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How to Clean a Porcelain Sink, Naturally

Last Updated: May 6, 2022

Porcelain is sturdy, elegant — and prone to blemishes and grime. Have no fear, we’re here to impart a few choice strategies that’ll have your porcelain sinks gleaming and bright with natural products you’ve already got on hand.

Porcelain sinks have a timeless look that goes with everything from minimalist decor to country rustic to the thrift store finds and hand-me-downs you had in your first apartment. But the truth of the matter is that they’re notoriously easy to stain, scratch, and cover with grime — ick. No thank you!

We’ve got tips and tricks to save the day or — at the very least — save your sinks from their dingy fate. Keep reading for some of our favorite natural methods to banish blemishes and make your porcelain shine brighter than ever.

But first, what is porcelain?

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Porcelain sinks are made from super durable, non-porous clay that’s made to withstand extremely high temperatures. Some sinks are made from solid porcelain but oftentimes, porcelain sinks are made from iron, steel, or other materials that have a porcelain coating.

Is a ceramic sink the same as porcelain?

Ceramic sinks are very similar to porcelain, and the terms are often used interchangeably. Generally, porcelain has a softer appearance than ceramic, however porcelain is considered to be stronger than ceramic and therefore a better material for sinks and other appliances.

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How often should you wash a porcelain sink?

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Porcelain sinks require regular maintenance to keep stains from forming. In an ideal world, you’d clean your sink daily with a microfiber cloth and natural dish soap to prevent stains and grime from sticking in the first place. But let’s be realistic — most of us aren’t going to wipe down our sinks everyday.

To keep your porcelain in excellent condition, clean it weekly to prevent the buildup of grease, dirt, and soap scum. At least once a month, give your porcelain sinks a good deep-cleaning to maintain their beauty.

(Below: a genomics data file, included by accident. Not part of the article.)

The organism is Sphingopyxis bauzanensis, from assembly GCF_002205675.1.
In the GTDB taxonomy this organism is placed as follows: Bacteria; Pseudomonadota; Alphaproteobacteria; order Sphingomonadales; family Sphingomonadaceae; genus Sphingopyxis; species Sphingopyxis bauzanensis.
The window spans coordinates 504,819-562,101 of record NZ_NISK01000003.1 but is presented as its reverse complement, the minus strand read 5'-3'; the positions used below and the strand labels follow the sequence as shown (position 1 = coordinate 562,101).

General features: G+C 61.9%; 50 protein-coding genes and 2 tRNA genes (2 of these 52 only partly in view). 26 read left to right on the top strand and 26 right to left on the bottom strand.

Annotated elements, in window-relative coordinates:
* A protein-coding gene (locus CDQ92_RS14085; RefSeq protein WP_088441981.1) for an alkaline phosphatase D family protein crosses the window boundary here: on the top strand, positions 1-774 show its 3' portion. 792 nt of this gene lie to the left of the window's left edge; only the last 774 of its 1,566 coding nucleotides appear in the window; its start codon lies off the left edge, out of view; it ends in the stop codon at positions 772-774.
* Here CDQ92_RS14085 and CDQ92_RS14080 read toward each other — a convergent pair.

What shouldn’t you use to clean porcelain?

Overall, porcelain is a strong material that’s pretty low-maintenance. That being said, it’s also a brittle material that has a tendency to scratch. Here are a few products and tools you should avoid if you want to keep your sink looking its best.

Chlorine bleach: Chlorine bleach can permanently damage the finish on antique and colored porcelain, or if its left on any type of porcelain sink for too long.

Abrasive tools: Abrasive tools like scouring pads and steel wool could cause unsightly scratches to form on porcelain sinks.

Abrasive cleaners: Abrasive cleaners that contain harsh chemicals can stain, scratch, or damage the finish on porcelain sinks.

Learn all about natural cleaning products with our beginner’s guide to going green.

What you’ll need

How to clean a porcelain sink

For surface stains and regular cleaning

Use this method daily or weekly to keep your sink nice ‘n’ clean.

Step 1: Wet your microfiber cloth or sponge with hot water and a few squirts of dish soap.

Step 2: Wipe down the sink and apply a lil’ elbow grease to any spots that are extra dirty.

Step 3: Rinse away the soap and grime, et voila! Your sink is sparkling clean and ready to be used again.

For tougher stains and deep-cleaning

Use this method monthly or to get rid of stubborn stains, gnarly grime, and rust spots.

Step 1: Get your sponge or microfiber cloth wet then sprinkle the sink with baking soda.

Step 2: Scrub the baking soda into the sink in circular motions. Pour a small amount of hydrogen peroxide onto the sponge or cloth and continue scrubbing.

Step 3: Rinse the sink thoroughly so that no baking soda or hydrogen peroxide remain then relish in your stain-free sink!

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Ready to tackle the dirtiest spots in your home? Grove Collaborative has you covered with Clean Team. Each week, we’ll do a deep dive into how to clean a different place or item in your home. No spot is too small — and we’ll tell you how to conquer them all, naturally.

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